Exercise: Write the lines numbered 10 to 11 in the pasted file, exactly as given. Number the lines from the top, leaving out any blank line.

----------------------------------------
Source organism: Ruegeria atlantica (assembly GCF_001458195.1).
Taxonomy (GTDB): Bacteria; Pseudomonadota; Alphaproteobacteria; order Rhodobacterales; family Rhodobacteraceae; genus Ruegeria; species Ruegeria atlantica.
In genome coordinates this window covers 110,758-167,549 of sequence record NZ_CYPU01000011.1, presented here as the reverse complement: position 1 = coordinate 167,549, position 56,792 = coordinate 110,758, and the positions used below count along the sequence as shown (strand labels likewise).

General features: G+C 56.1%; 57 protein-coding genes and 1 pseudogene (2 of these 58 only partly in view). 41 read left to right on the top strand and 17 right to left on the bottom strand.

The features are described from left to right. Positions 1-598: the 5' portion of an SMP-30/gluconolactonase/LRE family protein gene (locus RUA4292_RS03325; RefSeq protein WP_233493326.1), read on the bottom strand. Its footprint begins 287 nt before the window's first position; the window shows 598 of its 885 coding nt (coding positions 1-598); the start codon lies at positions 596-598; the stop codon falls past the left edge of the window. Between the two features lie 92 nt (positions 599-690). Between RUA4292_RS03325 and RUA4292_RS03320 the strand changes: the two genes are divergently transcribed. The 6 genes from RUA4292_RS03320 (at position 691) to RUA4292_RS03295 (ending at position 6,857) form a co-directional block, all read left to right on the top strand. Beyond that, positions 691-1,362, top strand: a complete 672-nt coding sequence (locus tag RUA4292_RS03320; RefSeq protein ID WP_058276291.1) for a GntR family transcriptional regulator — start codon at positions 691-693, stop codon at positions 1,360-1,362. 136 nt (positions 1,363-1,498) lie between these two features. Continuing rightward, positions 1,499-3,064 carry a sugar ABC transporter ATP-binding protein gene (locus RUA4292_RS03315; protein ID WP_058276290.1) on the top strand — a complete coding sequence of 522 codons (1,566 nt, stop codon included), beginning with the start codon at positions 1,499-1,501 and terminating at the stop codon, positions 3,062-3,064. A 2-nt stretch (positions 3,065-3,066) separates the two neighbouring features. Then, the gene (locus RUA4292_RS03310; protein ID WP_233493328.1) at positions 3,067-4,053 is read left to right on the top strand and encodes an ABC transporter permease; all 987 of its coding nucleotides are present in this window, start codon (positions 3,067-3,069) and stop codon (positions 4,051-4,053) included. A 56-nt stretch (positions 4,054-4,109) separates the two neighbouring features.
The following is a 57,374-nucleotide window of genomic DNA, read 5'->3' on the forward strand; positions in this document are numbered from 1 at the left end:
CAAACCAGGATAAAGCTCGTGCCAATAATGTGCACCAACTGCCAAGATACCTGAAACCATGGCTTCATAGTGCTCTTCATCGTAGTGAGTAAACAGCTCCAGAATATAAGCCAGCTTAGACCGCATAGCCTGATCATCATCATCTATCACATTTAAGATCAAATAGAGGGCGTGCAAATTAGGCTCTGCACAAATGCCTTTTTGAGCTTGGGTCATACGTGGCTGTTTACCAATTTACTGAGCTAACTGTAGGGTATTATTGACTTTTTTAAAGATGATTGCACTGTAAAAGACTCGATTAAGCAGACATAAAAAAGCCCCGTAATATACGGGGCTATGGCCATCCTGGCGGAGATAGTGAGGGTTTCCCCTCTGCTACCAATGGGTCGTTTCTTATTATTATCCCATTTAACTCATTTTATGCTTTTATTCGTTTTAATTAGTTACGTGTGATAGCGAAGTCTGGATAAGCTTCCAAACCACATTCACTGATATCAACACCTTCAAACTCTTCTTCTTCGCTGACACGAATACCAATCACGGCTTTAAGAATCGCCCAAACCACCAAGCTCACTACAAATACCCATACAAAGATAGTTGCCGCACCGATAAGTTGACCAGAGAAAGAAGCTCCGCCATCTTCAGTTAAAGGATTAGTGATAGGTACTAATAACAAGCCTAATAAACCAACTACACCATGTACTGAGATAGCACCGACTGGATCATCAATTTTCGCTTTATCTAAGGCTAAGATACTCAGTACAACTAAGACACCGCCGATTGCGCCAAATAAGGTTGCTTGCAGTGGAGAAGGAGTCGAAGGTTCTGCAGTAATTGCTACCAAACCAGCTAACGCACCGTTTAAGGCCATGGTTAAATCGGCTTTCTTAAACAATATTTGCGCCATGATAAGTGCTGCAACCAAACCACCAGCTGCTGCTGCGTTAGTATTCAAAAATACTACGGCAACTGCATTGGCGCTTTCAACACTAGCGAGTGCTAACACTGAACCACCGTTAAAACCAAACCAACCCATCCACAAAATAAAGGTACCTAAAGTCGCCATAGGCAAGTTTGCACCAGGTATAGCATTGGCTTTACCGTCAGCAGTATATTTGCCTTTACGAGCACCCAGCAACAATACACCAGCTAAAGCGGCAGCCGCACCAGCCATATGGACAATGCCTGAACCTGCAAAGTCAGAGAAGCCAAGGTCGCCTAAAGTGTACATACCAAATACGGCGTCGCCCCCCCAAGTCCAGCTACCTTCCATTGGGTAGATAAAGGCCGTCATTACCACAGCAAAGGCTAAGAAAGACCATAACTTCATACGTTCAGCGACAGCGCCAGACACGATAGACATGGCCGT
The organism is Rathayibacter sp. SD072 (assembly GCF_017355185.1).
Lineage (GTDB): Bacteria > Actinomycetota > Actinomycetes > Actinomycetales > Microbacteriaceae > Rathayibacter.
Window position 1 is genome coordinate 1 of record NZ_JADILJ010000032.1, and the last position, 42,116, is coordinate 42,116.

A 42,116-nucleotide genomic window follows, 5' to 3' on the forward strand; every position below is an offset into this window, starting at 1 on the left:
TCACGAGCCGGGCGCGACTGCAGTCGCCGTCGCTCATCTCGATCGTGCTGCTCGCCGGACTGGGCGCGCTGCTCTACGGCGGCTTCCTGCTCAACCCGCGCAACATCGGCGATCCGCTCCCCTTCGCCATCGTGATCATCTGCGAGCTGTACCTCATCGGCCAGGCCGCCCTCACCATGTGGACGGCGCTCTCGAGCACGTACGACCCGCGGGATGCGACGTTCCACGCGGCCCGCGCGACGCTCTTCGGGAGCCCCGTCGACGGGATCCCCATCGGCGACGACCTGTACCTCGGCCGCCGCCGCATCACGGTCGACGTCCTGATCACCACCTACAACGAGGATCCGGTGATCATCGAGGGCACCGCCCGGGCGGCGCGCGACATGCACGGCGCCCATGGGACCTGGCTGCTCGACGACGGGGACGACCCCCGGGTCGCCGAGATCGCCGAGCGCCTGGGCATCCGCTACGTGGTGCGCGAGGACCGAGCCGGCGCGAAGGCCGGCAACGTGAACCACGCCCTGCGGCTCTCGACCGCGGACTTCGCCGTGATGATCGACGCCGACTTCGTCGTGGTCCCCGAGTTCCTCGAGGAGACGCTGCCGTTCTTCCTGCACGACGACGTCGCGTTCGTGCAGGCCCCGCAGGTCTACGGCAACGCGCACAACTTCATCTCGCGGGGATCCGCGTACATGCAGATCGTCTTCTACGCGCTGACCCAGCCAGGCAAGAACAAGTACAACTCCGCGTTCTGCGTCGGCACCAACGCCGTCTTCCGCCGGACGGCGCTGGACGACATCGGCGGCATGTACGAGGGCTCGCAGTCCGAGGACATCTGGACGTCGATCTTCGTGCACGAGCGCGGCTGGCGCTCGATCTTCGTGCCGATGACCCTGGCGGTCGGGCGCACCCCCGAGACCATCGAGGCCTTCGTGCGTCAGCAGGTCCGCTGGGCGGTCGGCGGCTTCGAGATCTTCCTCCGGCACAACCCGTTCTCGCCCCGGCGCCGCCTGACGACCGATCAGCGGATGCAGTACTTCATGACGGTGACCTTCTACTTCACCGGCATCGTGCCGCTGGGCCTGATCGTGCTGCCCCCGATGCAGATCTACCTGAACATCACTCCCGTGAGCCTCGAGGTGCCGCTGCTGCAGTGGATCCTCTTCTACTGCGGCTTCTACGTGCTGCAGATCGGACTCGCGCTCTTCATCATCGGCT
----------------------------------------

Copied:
Window position 1 is genome coordinate 1 of record NZ_JADILJ010000032.1, and the last position, 42,116, is coordinate 42,116.

A 42,116-nucleotide genomic window follows, 5' to 3' on the forward strand; every position below is an offset into this window, starting at 1 on the left: